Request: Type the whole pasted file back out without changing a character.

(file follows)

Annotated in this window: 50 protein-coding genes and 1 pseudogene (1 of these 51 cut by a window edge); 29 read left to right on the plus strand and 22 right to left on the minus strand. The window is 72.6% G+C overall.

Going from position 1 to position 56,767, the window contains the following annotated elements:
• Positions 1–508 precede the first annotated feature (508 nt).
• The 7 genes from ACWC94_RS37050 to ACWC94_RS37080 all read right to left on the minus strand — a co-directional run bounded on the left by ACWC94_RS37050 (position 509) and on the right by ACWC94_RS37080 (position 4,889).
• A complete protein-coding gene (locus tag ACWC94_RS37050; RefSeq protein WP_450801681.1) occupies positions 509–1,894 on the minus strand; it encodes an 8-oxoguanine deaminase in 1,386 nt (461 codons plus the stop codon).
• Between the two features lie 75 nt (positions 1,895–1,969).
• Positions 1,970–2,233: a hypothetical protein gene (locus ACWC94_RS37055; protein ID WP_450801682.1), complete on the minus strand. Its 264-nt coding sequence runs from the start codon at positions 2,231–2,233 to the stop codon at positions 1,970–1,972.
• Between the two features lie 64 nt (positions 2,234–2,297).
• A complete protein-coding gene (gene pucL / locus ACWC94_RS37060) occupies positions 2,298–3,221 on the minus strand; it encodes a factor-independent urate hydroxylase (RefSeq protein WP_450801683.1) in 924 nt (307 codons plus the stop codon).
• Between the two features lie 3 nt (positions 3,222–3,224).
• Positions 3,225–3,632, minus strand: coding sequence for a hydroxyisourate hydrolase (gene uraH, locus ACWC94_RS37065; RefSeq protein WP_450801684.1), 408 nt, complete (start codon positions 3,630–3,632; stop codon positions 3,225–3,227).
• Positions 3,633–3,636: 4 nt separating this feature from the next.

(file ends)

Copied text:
Annotated in this window: 50 protein-coding genes and 1 pseudogene (1 of these 51 cut by a window edge); 29 read left to right on the plus strand and 22 right to left on the minus strand. The window is 72.6% G+C overall.

Going from position 1 to position 56,767, the window contains the following annotated elements:
• Positions 1–508 precede the first annotated feature (508 nt).
• The 7 genes from ACWC94_RS37050 to ACWC94_RS37080 all read right to left on the minus strand — a co-directional run bounded on the left by ACWC94_RS37050 (position 509) and on the right by ACWC94_RS37080 (position 4,889).
• A complete protein-coding gene (locus tag ACWC94_RS37050; RefSeq protein WP_450801681.1) occupies positions 509–1,894 on the minus strand; it encodes an 8-oxoguanine deaminase in 1,386 nt (461 codons plus the stop codon).
• Between the two features lie 75 nt (positions 1,895–1,969).
• Positions 1,970–2,233: a hypothetical protein gene (locus ACWC94_RS37055; protein ID WP_450801682.1), complete on the minus strand. Its 264-nt coding sequence runs from the start codon at positions 2,231–2,233 to the stop codon at positions 1,970–1,972.
• Between the two features lie 64 nt (positions 2,234–2,297).
• A complete protein-coding gene (gene pucL / locus ACWC94_RS37060) occupies positions 2,298–3,221 on the minus strand; it encodes a factor-independent urate hydroxylase (RefSeq protein WP_450801683.1) in 924 nt (307 codons plus the stop codon).
• Between the two features lie 3 nt (positions 3,222–3,224).
• Positions 3,225–3,632, minus strand: coding sequence for a hydroxyisourate hydrolase (gene uraH, locus ACWC94_RS37065; RefSeq protein WP_450801684.1), 408 nt, complete (start codon positions 3,630–3,632; stop codon positions 3,225–3,227).
• Positions 3,633–3,636: 4 nt separating this feature from the next.